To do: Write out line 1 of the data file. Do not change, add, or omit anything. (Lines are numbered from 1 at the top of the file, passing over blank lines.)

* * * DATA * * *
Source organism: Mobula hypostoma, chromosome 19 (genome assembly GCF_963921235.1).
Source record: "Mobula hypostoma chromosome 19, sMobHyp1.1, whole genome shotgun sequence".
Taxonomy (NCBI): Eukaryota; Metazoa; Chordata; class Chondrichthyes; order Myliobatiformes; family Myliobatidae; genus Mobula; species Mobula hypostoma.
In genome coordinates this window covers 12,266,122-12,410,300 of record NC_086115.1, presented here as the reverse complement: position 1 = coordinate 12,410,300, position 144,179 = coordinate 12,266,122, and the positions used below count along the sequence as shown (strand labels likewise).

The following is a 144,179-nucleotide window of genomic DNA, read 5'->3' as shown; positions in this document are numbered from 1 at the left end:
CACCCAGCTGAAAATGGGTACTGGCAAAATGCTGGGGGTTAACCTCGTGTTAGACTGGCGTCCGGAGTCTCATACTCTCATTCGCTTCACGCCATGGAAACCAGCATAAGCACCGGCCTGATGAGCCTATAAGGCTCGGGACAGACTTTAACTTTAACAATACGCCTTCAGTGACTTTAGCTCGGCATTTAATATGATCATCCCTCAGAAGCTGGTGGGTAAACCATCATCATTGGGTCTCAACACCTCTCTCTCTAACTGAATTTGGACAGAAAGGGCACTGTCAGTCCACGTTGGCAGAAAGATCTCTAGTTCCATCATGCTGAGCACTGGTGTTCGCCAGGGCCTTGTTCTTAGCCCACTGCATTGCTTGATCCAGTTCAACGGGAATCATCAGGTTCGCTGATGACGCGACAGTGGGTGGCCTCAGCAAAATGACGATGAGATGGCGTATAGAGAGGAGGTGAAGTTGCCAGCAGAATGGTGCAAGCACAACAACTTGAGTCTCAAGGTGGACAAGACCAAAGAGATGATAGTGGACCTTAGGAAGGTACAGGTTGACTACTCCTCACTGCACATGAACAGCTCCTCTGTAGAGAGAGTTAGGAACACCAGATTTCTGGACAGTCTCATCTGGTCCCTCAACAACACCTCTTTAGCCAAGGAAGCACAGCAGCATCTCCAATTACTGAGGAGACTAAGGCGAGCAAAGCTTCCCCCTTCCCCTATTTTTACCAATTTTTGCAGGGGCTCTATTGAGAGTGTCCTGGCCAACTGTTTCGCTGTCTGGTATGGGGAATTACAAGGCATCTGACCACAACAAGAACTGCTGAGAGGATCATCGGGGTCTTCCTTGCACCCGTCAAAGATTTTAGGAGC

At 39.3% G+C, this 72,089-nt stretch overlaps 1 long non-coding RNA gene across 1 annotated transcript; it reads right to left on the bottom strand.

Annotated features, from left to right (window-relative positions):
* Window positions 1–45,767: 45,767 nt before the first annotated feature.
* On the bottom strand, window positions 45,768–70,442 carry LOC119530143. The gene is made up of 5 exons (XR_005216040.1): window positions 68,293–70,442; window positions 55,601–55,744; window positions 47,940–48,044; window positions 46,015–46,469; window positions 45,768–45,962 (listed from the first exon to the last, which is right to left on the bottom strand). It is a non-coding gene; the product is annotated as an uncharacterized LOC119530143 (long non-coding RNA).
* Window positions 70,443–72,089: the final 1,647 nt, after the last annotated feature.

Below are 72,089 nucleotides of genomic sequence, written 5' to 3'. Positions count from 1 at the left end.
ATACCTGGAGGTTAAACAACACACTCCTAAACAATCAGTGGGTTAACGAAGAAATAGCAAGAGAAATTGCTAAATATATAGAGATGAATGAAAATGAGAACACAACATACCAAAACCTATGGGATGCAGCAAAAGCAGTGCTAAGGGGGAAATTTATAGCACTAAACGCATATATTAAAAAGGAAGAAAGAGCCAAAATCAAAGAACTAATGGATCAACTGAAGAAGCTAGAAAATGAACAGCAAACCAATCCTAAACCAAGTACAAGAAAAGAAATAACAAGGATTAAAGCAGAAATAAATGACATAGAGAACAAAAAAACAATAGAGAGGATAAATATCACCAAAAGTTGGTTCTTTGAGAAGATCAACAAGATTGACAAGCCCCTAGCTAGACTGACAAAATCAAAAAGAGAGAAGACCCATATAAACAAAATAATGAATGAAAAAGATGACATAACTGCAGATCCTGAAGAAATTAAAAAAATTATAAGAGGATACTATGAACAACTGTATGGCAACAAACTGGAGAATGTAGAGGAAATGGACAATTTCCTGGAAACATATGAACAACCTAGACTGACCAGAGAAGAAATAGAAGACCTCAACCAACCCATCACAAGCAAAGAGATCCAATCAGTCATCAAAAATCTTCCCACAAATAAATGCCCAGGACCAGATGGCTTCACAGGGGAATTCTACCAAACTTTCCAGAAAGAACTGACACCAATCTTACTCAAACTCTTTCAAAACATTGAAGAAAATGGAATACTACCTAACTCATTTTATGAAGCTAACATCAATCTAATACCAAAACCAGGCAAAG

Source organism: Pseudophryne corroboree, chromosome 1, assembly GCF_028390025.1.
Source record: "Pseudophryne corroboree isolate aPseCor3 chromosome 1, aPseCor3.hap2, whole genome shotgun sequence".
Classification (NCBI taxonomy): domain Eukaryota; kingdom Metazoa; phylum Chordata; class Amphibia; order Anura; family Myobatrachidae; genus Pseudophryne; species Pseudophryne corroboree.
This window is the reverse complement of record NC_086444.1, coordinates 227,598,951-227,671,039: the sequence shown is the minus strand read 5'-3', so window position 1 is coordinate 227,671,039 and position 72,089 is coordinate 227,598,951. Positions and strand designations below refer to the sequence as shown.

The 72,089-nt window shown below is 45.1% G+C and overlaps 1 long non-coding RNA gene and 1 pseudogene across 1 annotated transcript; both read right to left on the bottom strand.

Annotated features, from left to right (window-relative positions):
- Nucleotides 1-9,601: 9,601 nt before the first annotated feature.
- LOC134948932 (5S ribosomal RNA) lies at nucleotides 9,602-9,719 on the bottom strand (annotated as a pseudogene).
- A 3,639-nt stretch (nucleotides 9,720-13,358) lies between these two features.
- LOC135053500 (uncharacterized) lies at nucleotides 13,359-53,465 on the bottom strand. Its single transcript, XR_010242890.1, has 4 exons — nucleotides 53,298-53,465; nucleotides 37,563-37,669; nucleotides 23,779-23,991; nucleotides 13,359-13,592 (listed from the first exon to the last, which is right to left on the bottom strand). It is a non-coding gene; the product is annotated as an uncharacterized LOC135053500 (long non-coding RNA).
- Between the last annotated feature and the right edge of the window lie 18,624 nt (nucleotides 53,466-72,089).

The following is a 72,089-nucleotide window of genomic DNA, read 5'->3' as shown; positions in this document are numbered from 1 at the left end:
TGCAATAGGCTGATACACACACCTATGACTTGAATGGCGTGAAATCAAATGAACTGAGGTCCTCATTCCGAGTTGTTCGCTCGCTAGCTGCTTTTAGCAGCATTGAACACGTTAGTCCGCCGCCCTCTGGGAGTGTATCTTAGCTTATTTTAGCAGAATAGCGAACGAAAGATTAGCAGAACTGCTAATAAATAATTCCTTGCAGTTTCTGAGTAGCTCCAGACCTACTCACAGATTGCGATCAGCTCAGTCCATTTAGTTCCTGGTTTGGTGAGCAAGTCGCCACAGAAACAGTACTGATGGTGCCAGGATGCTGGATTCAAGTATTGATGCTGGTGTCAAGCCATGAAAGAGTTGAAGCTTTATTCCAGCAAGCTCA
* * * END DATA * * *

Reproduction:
Source organism: Mobula hypostoma, chromosome 19 (genome assembly GCF_963921235.1).